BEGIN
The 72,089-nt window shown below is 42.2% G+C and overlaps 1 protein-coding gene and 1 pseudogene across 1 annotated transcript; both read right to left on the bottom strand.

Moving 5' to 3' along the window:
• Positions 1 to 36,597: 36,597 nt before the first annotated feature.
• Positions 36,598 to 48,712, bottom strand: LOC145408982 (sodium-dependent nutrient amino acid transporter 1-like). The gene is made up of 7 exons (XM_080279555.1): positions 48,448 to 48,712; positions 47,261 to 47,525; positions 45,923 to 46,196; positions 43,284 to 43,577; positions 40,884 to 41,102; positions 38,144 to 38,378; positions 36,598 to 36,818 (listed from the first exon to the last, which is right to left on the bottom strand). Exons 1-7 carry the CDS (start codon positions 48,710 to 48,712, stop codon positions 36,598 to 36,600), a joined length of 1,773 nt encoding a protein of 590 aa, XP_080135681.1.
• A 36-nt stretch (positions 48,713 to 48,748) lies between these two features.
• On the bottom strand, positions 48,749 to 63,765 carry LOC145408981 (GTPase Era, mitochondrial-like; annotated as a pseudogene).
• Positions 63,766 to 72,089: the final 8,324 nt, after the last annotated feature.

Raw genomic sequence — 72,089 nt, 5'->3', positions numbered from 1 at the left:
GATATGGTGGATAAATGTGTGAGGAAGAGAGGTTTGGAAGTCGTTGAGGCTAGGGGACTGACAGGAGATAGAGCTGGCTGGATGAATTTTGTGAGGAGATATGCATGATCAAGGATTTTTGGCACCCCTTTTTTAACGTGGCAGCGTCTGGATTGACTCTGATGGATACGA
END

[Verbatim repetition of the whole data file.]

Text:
The 72,089-nt window shown below is 42.2% G+C and overlaps 1 protein-coding gene and 1 pseudogene across 1 annotated transcript; both read right to left on the bottom strand.

Moving 5' to 3' along the window:
• Positions 1 to 36,597: 36,597 nt before the first annotated feature.
• Positions 36,598 to 48,712, bottom strand: LOC145408982 (sodium-dependent nutrient amino acid transporter 1-like). The gene is made up of 7 exons (XM_080279555.1): positions 48,448 to 48,712; positions 47,261 to 47,525; positions 45,923 to 46,196; positions 43,284 to 43,577; positions 40,884 to 41,102; positions 38,144 to 38,378; positions 36,598 to 36,818 (listed from the first exon to the last, which is right to left on the bottom strand). Exons 1-7 carry the CDS (start codon positions 48,710 to 48,712, stop codon positions 36,598 to 36,600), a joined length of 1,773 nt encoding a protein of 590 aa, XP_080135681.1.
• A 36-nt stretch (positions 48,713 to 48,748) lies between these two features.
• On the bottom strand, positions 48,749 to 63,765 carry LOC145408981 (GTPase Era, mitochondrial-like; annotated as a pseudogene).
• Positions 63,766 to 72,089: the final 8,324 nt, after the last annotated feature.

Raw genomic sequence — 72,089 nt, 5'->3', positions numbered from 1 at the left:
GATATGGTGGATAAATGTGTGAGGAAGAGAGGTTTGGAAGTCGTTGAGGCTAGGGGACTGACAGGAGATAGAGCTGGCTGGATGAATTTTGTGAGGAGATATGCATGATCAAGGATTTTTGGCACCCCTTTTTTAACGTGGCAGCGTCTGGATTGACTCTGATGGATACGA